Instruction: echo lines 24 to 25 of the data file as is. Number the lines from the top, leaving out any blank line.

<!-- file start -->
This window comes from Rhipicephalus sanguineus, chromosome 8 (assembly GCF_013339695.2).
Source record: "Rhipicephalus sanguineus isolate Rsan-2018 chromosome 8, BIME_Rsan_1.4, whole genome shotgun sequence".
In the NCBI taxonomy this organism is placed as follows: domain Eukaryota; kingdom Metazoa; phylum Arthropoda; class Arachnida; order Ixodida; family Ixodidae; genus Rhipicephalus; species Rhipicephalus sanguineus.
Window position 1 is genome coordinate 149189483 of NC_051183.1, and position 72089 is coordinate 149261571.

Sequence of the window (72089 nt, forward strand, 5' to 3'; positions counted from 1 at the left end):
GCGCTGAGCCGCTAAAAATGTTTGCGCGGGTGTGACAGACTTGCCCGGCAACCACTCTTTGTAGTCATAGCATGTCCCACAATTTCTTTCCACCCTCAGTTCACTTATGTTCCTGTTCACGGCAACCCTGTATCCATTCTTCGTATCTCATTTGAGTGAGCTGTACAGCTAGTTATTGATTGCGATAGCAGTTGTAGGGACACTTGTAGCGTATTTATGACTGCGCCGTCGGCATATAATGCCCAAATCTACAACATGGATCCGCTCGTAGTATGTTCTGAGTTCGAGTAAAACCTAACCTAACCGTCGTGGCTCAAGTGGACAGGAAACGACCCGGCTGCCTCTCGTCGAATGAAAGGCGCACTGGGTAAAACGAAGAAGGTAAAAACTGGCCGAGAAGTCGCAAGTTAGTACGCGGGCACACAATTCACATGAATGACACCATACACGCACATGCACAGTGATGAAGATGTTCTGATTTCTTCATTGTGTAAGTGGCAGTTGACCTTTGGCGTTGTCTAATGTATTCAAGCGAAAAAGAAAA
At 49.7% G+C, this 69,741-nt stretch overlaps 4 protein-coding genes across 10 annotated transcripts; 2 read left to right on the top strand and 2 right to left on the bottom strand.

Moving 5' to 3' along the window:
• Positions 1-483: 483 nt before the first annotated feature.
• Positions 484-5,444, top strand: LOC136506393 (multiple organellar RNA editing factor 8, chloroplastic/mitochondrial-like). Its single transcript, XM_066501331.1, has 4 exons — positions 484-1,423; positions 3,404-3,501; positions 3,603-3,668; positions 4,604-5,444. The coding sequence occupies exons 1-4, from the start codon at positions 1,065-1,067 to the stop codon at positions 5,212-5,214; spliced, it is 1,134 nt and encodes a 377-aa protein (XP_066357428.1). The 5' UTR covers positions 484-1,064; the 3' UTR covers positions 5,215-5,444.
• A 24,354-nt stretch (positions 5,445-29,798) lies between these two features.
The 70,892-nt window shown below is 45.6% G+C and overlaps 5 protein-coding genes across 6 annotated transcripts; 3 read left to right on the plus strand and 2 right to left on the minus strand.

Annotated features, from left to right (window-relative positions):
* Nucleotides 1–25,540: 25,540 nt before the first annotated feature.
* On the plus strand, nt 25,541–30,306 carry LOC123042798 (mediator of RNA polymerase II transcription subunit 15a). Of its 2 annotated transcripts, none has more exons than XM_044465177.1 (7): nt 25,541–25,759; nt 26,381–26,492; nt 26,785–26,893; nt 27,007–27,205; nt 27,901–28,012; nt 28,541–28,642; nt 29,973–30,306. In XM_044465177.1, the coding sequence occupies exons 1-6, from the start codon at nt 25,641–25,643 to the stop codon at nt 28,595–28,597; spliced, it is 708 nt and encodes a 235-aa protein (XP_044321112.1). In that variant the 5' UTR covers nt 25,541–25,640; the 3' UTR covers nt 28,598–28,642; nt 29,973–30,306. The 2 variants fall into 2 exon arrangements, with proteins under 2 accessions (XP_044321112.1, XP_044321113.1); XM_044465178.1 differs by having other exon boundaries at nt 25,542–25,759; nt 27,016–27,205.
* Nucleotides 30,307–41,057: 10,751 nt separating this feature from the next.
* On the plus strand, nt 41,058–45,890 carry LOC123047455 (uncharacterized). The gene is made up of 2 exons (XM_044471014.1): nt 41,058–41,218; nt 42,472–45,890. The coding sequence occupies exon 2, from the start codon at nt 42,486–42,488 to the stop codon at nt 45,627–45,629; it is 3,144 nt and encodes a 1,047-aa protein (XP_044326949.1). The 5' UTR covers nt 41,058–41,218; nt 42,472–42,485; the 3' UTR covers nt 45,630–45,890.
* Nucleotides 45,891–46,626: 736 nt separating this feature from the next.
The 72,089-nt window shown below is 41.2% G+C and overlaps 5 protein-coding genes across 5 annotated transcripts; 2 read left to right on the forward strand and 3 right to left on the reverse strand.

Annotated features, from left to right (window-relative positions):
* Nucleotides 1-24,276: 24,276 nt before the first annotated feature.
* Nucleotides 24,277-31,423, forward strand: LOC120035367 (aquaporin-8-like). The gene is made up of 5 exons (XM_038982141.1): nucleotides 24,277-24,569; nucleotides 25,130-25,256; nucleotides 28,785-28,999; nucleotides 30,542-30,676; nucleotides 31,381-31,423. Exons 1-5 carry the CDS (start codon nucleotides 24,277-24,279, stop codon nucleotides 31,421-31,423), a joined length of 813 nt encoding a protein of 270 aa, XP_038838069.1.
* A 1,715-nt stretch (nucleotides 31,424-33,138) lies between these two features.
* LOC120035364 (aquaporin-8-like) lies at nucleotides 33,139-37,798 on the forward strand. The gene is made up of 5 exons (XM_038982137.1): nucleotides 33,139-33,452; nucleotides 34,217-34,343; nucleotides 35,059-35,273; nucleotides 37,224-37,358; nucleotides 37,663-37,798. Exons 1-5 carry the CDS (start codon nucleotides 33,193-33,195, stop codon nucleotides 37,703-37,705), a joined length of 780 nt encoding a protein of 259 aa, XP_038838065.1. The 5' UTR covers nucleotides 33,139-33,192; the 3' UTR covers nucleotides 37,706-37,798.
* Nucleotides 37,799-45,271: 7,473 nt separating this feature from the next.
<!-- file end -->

* LOC120035364 (aquaporin-8-like) lies at nucleotides 33,139-37,798 on the forward strand. The gene is made up of 5 exons (XM_038982137.1): nucleotides 33,139-33,452; nucleotides 34,217-34,343; nucleotides 35,059-35,273; nucleotides 37,224-37,358; nucleotides 37,663-37,798. Exons 1-5 carry the CDS (start codon nucleotides 33,193-33,195, stop codon nucleotides 37,703-37,705), a joined length of 780 nt encoding a protein of 259 aa, XP_038838065.1. The 5' UTR covers nucleotides 33,139-33,192; the 3' UTR covers nucleotides 37,706-37,798.
* Nucleotides 37,799-45,271: 7,473 nt separating this feature from the next.